‘Shocking! Positively Shocking!’ After James Bond (Sean Connery) has blown up an Oil Refinery, which was actually a heroin processing plant, he stops off at nightclub to pay his respects to Bonita (Nadja Regin), a dancer he has been seeing. Backstage, as he holds her, reflected in her eyes, Bond sees an assassin sneaking up from behind. At the last second, as the assailant brings down his blackjack, Bond spins and the girl receives the blow meant for him. Ouch! Bond and his adversary duke it out in the small backstage room, until Bond gets the better off his attacker and sends him flying backwards into the bathtub. Unfortunately for Bond, next to the bathtub, is Bond’s Walther PPK (for the un-initiated – his gun). The assassin grabs Bond’s gun and takes aim. Simultaneously, Bond flings an electric fan heater into the bathtub and electrocutes his attacker.

Then we launch into the title sequence. The song Goldfinger is sung with gusto by Shirley Bassey. If you haven’t heard it, you must have been living on another planet. Accompanying Miss Bassey’s vocal are Robert Brownjohn’s visuals, images from the film projected onto the golden body of Margaret Nolan (who will turn up later in the movie as ‘Dink’). Trevor Bond is quoted in Emily King’s book “Robert Brownjohn: Sex And Typography”:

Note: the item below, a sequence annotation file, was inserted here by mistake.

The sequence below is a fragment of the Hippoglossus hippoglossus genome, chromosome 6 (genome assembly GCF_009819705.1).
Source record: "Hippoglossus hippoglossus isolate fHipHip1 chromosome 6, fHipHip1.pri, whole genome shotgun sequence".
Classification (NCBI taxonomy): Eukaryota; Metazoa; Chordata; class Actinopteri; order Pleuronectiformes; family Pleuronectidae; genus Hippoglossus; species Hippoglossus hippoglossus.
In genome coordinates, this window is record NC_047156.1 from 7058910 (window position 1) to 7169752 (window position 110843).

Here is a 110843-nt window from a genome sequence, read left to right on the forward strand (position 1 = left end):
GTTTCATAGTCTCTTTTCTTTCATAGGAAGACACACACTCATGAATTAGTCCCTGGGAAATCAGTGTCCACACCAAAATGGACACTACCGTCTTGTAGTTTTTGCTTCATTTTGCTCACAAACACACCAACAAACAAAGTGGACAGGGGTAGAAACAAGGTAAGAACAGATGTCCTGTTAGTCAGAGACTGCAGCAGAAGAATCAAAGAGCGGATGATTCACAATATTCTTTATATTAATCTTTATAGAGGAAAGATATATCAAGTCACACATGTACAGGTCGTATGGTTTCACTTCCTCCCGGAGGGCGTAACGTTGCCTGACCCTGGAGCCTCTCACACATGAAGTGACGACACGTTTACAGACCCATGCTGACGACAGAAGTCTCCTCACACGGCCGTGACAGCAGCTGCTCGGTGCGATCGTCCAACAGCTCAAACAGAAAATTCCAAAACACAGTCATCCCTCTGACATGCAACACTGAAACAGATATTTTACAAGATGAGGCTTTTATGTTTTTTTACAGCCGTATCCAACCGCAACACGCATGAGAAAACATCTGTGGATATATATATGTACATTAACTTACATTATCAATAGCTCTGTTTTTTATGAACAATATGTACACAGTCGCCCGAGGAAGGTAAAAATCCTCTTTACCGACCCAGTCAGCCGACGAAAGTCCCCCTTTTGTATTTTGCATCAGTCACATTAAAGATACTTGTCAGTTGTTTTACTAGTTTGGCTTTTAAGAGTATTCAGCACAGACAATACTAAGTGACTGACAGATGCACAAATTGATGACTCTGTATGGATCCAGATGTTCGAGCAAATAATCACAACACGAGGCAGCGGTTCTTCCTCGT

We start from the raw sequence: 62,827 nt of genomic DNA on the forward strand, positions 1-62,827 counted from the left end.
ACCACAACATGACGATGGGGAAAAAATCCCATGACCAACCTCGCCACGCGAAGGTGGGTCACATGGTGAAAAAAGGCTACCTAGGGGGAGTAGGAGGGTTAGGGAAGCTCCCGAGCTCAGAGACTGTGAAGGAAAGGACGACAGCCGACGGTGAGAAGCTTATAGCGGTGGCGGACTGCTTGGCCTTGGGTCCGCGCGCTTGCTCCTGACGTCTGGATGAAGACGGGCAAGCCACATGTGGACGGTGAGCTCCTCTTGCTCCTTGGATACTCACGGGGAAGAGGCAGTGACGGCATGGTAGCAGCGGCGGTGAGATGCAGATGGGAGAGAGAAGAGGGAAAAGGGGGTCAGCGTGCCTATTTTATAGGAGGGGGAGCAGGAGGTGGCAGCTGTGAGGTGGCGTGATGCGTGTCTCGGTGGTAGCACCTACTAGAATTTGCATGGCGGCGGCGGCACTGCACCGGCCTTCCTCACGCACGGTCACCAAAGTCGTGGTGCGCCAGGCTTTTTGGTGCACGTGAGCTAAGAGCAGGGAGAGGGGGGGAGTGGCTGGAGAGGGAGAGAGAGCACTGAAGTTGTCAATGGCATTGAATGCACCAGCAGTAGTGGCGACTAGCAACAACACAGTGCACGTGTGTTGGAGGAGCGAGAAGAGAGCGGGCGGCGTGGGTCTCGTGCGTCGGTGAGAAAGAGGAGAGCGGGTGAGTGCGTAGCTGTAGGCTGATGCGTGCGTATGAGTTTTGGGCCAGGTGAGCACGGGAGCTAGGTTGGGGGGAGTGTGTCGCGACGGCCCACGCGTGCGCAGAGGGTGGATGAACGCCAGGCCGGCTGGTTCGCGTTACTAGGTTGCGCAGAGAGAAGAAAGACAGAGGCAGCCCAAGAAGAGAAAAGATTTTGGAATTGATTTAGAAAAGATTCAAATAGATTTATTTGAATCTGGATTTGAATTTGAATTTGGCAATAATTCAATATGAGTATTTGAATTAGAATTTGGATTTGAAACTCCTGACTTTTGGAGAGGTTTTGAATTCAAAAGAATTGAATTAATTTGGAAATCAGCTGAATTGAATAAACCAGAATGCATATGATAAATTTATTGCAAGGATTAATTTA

“I think Goldfinger were the only titles that ever went to the censor. We were going to project objects on her body, but that was too difficult, it was hard to make them stand out. It was Bj’s idea to project scenes from the film. The golf ball down the cleavage is pure Bj. It was brilliant.”

After the titles we land at the Fountainbleau Hotel in Miami. Beside the pool, Bond is receiving a massage from Dink (the aforementioned Margaret Nolan), when he is interrupted by old friend and C.I.A. agent Felix Leiter (this time played by Cec Linder. Leiter was previously played by Jack Lord in Doctor No).